Such costs are just one barrier to making the transition to low emissions energy systems needed to curb the global threat of climate change.
In energy-only markets such as the NEM, there are structural impediments. Low emissions options such as renewables and nuclear have the paradoxical role of suppressing market clearing prices, as for example illustrated by Dylan’s work.
Such markets are deliberately sensitised to the short-run cost of producing electricity which for fossil plant includes the fuel bill. With no fuel bill, renewables have low short-run costs. Rather, much like nuclear, the cost in renewables is mostly up front in the “cap-ex”.
Investors know all this. They need to recoup more than the long-run cost of generation. And they can’t invest in a market where spot prices are significantly depressed by the very technology they are delivering, unless otherwise incentivised.
So to build low emissions technologies, we need incentives, such as the RET. And those incentives have to be paid for, one way or another, or nothing is going to happen.
Both the Government and the Opposition know all this, and no doubt it’s again going to be a key point of departure in the debate leading up to the next election.
Already primed by the previous Prime Minster, the conservatives will target the Oppositon’s ambition for a 50% Renewable target by 2030 claiming it will cost the budget around $80 billion.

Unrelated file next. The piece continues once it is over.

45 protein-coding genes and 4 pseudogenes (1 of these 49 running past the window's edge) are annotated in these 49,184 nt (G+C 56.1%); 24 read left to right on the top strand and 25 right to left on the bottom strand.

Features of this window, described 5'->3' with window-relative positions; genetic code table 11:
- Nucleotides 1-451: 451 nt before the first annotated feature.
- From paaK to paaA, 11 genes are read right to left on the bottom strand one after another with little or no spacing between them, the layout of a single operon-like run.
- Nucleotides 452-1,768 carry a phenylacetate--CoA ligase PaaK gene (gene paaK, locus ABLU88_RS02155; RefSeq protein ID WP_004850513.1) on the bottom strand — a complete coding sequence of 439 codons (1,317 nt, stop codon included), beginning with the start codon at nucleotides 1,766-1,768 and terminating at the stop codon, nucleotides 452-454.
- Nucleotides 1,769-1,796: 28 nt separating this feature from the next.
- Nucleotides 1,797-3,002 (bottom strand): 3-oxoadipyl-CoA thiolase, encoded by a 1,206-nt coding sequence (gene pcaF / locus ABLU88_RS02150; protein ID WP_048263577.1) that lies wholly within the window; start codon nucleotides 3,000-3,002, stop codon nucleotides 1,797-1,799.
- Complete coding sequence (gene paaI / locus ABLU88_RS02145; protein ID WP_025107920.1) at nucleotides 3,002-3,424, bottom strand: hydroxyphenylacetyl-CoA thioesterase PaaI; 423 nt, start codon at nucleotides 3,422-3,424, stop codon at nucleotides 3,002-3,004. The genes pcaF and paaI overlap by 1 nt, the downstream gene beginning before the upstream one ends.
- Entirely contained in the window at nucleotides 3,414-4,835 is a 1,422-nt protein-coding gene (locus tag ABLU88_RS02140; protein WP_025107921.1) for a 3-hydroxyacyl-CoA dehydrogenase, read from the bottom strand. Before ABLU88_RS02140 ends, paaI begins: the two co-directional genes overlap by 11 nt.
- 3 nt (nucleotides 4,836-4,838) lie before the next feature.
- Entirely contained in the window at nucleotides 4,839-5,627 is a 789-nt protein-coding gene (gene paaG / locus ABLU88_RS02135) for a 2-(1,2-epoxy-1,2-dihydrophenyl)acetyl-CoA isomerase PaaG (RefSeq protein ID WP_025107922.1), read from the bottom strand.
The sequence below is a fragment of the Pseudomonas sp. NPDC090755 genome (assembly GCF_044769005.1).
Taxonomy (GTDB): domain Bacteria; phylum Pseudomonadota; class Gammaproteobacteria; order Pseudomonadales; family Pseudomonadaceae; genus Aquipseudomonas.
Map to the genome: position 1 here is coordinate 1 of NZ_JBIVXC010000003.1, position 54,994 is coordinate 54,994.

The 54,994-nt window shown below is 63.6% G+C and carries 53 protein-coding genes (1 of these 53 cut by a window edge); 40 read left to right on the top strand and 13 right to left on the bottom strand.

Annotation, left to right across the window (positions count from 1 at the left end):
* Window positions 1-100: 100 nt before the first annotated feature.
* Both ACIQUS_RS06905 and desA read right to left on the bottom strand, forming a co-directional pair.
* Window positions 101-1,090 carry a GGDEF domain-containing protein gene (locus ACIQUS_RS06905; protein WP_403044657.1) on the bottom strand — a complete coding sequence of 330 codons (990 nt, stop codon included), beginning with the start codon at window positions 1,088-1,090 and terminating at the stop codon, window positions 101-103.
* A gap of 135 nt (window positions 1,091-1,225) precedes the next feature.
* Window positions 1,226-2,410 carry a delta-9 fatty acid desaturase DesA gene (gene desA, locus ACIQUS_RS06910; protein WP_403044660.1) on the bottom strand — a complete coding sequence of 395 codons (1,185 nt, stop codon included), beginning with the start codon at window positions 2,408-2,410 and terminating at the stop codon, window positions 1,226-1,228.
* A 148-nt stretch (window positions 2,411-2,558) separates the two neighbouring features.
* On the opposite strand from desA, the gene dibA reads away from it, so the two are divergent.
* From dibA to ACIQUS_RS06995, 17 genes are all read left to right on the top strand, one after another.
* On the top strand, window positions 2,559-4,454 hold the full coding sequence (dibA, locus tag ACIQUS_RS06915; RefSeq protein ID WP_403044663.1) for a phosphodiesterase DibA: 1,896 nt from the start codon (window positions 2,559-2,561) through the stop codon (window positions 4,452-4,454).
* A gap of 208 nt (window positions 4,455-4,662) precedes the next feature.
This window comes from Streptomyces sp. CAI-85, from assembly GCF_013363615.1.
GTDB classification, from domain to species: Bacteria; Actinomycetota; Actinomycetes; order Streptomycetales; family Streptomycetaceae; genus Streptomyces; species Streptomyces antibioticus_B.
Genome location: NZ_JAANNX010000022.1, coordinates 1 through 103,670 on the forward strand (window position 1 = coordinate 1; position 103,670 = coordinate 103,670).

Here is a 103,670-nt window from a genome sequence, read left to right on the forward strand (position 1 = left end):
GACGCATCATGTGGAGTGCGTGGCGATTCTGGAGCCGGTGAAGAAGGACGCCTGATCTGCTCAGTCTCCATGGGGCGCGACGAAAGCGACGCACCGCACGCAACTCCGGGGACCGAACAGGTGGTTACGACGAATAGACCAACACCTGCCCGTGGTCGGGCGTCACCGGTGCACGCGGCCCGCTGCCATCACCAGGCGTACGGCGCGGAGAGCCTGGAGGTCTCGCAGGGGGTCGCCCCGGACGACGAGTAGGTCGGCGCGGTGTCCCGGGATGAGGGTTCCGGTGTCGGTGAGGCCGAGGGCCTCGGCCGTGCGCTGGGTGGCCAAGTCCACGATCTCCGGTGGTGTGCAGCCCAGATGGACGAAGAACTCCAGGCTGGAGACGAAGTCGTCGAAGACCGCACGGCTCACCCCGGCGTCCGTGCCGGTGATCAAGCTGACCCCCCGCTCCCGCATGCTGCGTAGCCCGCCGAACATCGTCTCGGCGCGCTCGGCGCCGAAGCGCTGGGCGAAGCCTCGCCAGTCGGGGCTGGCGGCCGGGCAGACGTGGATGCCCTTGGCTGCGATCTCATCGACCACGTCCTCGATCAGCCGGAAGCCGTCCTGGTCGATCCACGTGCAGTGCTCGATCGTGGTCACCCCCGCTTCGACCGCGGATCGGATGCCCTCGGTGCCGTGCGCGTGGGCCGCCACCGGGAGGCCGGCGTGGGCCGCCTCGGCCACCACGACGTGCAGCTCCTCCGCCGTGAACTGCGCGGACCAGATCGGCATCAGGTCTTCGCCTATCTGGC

It’s of some interest that those estimates are in the same ballpark as the commitment to build our next fleet of defence submarines. Even the recently announced next warship build in Adelaide hits the budget bottom line by around $40 billion.
So just what are we trying to do with our windmills and our warships?
I doubt any serious minded person would pretend any warships and submarines we will build are capable, on their own, of protecting Australia.
The chance is the same any windmills we build could effect a change in climate - just about “Buckley’s”.
So why bother with either?
With warships we bother because they manifest our contribution to a global security effort. It is the combined power of a set of allies that we trust will avert perceived defence threats.
Similarly, only a global effort can effect peace with our climate.
So why should it be either windmills or warships?
I’d rather there were no security threats, just as I’d rather there wasn’t the prospect of anthropogenic global warming. But my knowledge of human history and my reading of the geological record tell me, in both cases, there is. So both would seem to be part of a rational global solution.
So are windmills (or nuclear, solar thermal or Carbon capture and storage) really any less in the national interest than warships, given the threats?
Not to me.
 The U.S. Energy Information Administration estimates total system levelised cost for CSP, PV and wind as US$240 per MWhour, US$120 per MWhour and US$74 per MWhour, respectively (in 2013 prices).
Authors: The Conversation Contributor